How to invest without using mutual funds

Published: August 24, 2020 at 11:52 am

Investing in mutual funds is only a choice and has nothing to do with “financial literacy”. Imagine yourself as a financial advisor with no conflict of interest – meaning you are neither a sales guy nor looking to profit from a percentage of a clients networth. A client comes to you and says, “I want to invest for a long term goal but will not invest in mutual funds”. How would you suggest products?

To assume a person has become financially aware or literate simply by choosing mutual funds is like saying if you hold a cricket bat like Sachin, you could become one. Thanks to effective propaganda by AMC folk and irresponsible journalists, such a notion has entered into public consciousness. See: Product Pushing, thy name is financial literacy!

Financial literacy has only three simple tenets: (1) protect the family with at least life and health insurance and adequate emergency fund (2) avoid unnecessary debt (3) recognise the impact of inflation and invest (therefore spend) accordingly. That is it. Read more: A syllabus for financial literacy and conflict of interest

Anyone who appreciates this is financially literate. How they choose to implement this is up to them. Every choice has a set of pros and cons. It is only a matter of appreciating the cons either before putting in money or after. Facebook group Asan Ideas for Wealth Members would know this as “earn money or experience” via its admin, Ashal Jauhari.

Now, a financial advisor with no conflict of interest is expected to be a fiduciary – have their clients best interests in mind all the time. The client does not want to invest in mutual funds. Where else can they invest?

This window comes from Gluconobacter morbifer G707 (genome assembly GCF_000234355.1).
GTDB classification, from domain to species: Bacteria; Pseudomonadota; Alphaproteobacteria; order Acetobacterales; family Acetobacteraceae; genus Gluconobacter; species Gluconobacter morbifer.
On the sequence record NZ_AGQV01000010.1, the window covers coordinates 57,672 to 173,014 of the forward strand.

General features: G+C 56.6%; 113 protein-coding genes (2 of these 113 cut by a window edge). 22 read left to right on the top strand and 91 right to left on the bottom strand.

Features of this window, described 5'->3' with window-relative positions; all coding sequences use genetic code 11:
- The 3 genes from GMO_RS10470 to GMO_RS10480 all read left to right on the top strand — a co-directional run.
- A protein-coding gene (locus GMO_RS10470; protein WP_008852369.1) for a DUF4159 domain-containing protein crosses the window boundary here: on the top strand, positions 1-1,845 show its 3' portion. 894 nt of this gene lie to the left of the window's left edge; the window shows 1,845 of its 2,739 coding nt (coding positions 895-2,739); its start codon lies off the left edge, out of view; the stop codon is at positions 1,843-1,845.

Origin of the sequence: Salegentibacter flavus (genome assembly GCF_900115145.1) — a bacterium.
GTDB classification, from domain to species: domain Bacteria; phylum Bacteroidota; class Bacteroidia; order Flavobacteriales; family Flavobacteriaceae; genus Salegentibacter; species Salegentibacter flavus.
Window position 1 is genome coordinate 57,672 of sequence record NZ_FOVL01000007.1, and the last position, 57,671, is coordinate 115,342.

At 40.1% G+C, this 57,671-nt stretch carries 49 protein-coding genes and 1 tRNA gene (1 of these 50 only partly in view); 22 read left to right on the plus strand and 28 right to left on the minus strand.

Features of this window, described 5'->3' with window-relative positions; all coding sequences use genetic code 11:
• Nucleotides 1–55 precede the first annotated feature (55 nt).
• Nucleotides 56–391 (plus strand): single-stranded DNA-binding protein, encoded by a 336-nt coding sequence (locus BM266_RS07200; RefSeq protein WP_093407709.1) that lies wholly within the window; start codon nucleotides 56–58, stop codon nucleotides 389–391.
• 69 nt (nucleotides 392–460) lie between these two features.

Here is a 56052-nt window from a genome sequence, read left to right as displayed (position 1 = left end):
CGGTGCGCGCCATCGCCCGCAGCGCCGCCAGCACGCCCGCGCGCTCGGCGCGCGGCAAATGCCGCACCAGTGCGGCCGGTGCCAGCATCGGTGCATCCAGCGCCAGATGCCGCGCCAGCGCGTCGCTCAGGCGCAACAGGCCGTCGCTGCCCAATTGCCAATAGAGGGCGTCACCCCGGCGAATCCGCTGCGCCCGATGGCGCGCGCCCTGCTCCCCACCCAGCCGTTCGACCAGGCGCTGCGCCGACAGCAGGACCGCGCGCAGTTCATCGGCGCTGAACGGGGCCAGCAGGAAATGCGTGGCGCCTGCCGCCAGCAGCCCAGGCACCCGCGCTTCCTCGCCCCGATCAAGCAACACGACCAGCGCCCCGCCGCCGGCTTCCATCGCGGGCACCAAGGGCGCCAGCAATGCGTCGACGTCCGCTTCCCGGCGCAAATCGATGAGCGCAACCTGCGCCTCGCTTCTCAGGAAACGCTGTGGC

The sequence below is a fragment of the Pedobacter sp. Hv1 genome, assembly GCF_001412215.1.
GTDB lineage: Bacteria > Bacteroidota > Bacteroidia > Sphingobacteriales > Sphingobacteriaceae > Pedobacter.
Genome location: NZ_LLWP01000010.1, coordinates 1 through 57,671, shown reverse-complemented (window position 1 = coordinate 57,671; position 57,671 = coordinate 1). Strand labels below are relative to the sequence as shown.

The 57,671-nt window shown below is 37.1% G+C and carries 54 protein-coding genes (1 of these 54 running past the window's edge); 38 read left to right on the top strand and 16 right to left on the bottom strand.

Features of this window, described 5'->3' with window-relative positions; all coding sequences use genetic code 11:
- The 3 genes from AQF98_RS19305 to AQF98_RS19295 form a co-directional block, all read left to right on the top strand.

Real estate is illiquid, not transparent, needs leverage (loan) and a low yield product with several difficult-to-surmount risks like building quality, legal issues, logistics etc. So that is rejected. Read more: Five reasons why I will never invest in real estate and Avoid Real Estate Investment Trusts (REITs) & InvITs! FAQ on Basics

ULIPs are mutual funds with interlinked insurance much more expensive than a term plan. An investor cannot exit a poor performer without losing insurance benefits. So that is out. Read more:  ULIP Returns vs Mutual Fund Returns: A Comparison and Do not buy ULIPs because equity mutual fund LTCG will be taxed!

NPS is a mutual fund, so they are out (for retirement). In any case, they are illiquid and rather unreasonably states that if a person exits a day before she turns 60, 80% of the corpus has to be locked away.

Gold is simply too volatile and too unproductive to be the core holding of a long-term portfolio. Since gold ETFs and gold funds are out and Sovereign Gold Bonds unsuitable for portfolio management it is better to assume gold exposure is nil for our “client”. All chit funds, high-interest fixed deposits are out as their risks are invisible and could hit all of a sudden.

If a person wants to avoid equity mutual funds, the alternative is straightforward, direct equity. As you read this, some of you may be thinking, “but direct equity requires discipline, time, expertise and riskier”. That is the result of efficient AMC propaganda via its sale guys and media connections.

Sure, direct equity has additional obstacles like concentration risk, emotional biases and additional tax on churn, but they are not insurmountable. The problem arises when we start asking, “which is better direct equity or mutual funds?” and assume a definite answer can be found. Only a mutual fund sales guy can answer this without batting an eyelid.

Other than anecdotal evidence of big gains or big losses from either choice, no one can say which is a better choice. It is up to the individual and we will know only after considerable time and money have been spent.

Assuming we avoid a PMS (or thankfully we cannot afford one as yet), a simple direct equity portfolio can be created by replicating the Sensex (30 is easier than 50) or by choosing stocks with low absolute volatility (standard deviation) and low relative volatility (beta) from the Nifty 50 and Nifty 100.